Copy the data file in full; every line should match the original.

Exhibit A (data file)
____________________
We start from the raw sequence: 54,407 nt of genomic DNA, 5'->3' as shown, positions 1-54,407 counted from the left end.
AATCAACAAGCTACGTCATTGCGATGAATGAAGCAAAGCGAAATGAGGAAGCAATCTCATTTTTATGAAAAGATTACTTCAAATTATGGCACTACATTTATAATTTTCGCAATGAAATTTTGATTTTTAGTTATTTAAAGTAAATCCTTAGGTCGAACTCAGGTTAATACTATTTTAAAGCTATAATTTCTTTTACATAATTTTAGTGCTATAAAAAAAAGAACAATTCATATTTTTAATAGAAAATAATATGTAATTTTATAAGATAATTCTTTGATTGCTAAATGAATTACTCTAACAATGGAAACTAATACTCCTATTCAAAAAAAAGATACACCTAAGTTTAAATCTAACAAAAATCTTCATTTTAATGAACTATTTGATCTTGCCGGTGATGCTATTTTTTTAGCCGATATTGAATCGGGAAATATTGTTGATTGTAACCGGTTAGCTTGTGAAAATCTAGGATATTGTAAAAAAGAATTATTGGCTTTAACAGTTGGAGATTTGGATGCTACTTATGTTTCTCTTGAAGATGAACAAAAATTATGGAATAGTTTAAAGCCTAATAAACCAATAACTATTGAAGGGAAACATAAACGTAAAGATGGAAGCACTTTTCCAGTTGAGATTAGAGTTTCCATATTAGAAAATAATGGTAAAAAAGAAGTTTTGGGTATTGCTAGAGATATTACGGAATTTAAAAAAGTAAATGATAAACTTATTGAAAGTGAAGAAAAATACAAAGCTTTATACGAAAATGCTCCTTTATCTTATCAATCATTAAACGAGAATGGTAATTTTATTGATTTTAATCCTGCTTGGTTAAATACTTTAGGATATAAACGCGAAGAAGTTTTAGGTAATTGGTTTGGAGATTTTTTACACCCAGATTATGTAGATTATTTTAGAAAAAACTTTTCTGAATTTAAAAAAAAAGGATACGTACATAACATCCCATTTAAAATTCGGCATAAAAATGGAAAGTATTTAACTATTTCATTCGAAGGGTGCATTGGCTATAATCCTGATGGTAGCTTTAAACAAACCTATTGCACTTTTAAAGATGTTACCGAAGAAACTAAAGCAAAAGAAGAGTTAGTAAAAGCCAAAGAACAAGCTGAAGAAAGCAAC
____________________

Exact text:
We start from the raw sequence: 54,407 nt of genomic DNA, 5'->3' as shown, positions 1-54,407 counted from the left end.
AATCAACAAGCTACGTCATTGCGATGAATGAAGCAAAGCGAAATGAGGAAGCAATCTCATTTTTATGAAAAGATTACTTCAAATTATGGCACTACATTTATAATTTTCGCAATGAAATTTTGATTTTTAGTTATTTAAAGTAAATCCTTAGGTCGAACTCAGGTTAATACTATTTTAAAGCTATAATTTCTTTTACATAATTTTAGTGCTATAAAAAAAAGAACAATTCATATTTTTAATAGAAAATAATATGTAATTTTATAAGATAATTCTTTGATTGCTAAATGAATTACTCTAACAATGGAAACTAATACTCCTATTCAAAAAAAAGATACACCTAAGTTTAAATCTAACAAAAATCTTCATTTTAATGAACTATTTGATCTTGCCGGTGATGCTATTTTTTTAGCCGATATTGAATCGGGAAATATTGTTGATTGTAACCGGTTAGCTTGTGAAAATCTAGGATATTGTAAAAAAGAATTATTGGCTTTAACAGTTGGAGATTTGGATGCTACTTATGTTTCTCTTGAAGATGAACAAAAATTATGGAATAGTTTAAAGCCTAATAAACCAATAACTATTGAAGGGAAACATAAACGTAAAGATGGAAGCACTTTTCCAGTTGAGATTAGAGTTTCCATATTAGAAAATAATGGTAAAAAAGAAGTTTTGGGTATTGCTAGAGATATTACGGAATTTAAAAAAGTAAATGATAAACTTATTGAAAGTGAAGAAAAATACAAAGCTTTATACGAAAATGCTCCTTTATCTTATCAATCATTAAACGAGAATGGTAATTTTATTGATTTTAATCCTGCTTGGTTAAATACTTTAGGATATAAACGCGAAGAAGTTTTAGGTAATTGGTTTGGAGATTTTTTACACCCAGATTATGTAGATTATTTTAGAAAAAACTTTTCTGAATTTAAAAAAAAAGGATACGTACATAACATCCCATTTAAAATTCGGCATAAAAATGGAAAGTATTTAACTATTTCATTCGAAGGGTGCATTGGCTATAATCCTGATGGTAGCTTTAAACAAACCTATTGCACTTTTAAAGATGTTACCGAAGAAACTAAAGCAAAAGAAGAGTTAGTAAAAGCCAAAGAACAAGCTGAAGAAAGCAAC